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Demonstrating characteristic disdain for representative government,
traditional American political values and the Constitution, New York
Sen.-elect Hillary Clinton wasted no time joining the shrill and growing
chorus of know-nothings calling for an end to the Electoral College.

Last week,

I explained why the founders, in all their wisdom,
created the institution.
This week we have a practical illustration of why it is preferable to a popular national vote.


County-by-county map of Tuesday’s election returns. Counties won by Bush appear as red; Gore’s counties appear as blue. Source: USA Today.

See this map? This is what it looks like before all the absentee votes come in. It looks like a mandate. But it is actually a graphic illustration of the closest election in American history.

The founders are looking smarter every day. And Hillary continues to look like the I’ll-do-anything-to-win-and-maintain-power politician-ette we, outside of New York City, always knew her to be. …

Speaking of Hillary, did you see that she got 77 percent of the vote in New York City?

Now, I grew up just outside of the five boroughs. I love New York. Unlike Hillary, I am a genuine Yankee fan. But this election leaves me with this question: How stupid are the people of New York?

It seems America has become two countries. If that wasn’t apparent before this election, it ought to be apparent to all of us now.

Even in this battle between two statist, uninspiring candidates, it is clear that our urban areas are teeming with enough people today to swing the popular vote, if not the electoral vote. In essence, for these people, their votes represent the opportunity to keep their gravy train running.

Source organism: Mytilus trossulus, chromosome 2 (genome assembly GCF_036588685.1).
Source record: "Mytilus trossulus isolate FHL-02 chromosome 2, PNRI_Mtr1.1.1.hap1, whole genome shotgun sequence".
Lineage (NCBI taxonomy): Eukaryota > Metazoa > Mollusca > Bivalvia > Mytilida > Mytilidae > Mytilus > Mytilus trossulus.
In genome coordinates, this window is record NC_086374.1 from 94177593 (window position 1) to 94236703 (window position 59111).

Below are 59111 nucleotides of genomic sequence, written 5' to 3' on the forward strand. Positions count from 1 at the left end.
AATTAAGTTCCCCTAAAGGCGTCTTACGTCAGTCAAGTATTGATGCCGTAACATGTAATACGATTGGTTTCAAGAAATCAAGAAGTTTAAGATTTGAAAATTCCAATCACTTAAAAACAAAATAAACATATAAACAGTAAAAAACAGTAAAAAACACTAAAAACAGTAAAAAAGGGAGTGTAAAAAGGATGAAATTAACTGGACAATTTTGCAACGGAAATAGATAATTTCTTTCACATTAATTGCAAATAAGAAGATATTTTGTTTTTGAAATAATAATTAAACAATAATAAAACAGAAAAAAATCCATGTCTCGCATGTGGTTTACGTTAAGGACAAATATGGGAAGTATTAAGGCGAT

The heartland, populated with hard-working folks who pay taxes, are forced through confiscatory taxes into supporting millions of people on some kind of government subsidy program — be it welfare, food stamps, National Endowment for the Arts grants or some other dependency trap. Worse yet, the folks on the receiving end outnumber the producers. It’s a kind of involuntary servitude — taxation without meaningful representation.

This is what empowers pols like Al Gore and Hillary Clinton.

The big story of the next two years, I predict, will be voter fraud. This is a story I have been involved in, to one extent or another, for the last 10 years in California. Yet, no matter how compelling the cases we uncovered, little interest was stirred. All that changed the day after the election.

I have never before seen such an out-pouring of e-mail on any subject in four years of editing WorldNetDaily. People are waking up to the reality of fraud perpetrated at the highest levels of government and the use of taxpayer resources to commit the crimes.

Will people forget about it after the election dust settles? I hope not.

And let’s hope they don’t forget the words of a Democratic political activist who said any election that’s within 100 votes can easily be stolen on a recount.

That was

the chilling but plausible lead story in WorldNetDaily
yesterday.

Like I said before, I didn’t have a dog in this hunt, but I’m still concerned with the propriety of U.S. elections. Who knows? Some day there might be a politician running for office that I actually support.

Some bright bulbs are suggesting that, because of the butterfly ballot used in some Florida counties, it’s time for the federal government to standardize them.

Can you imagine? I’m visualizing something easy to follow — like the Internal Revenue Service’s 1040 form.

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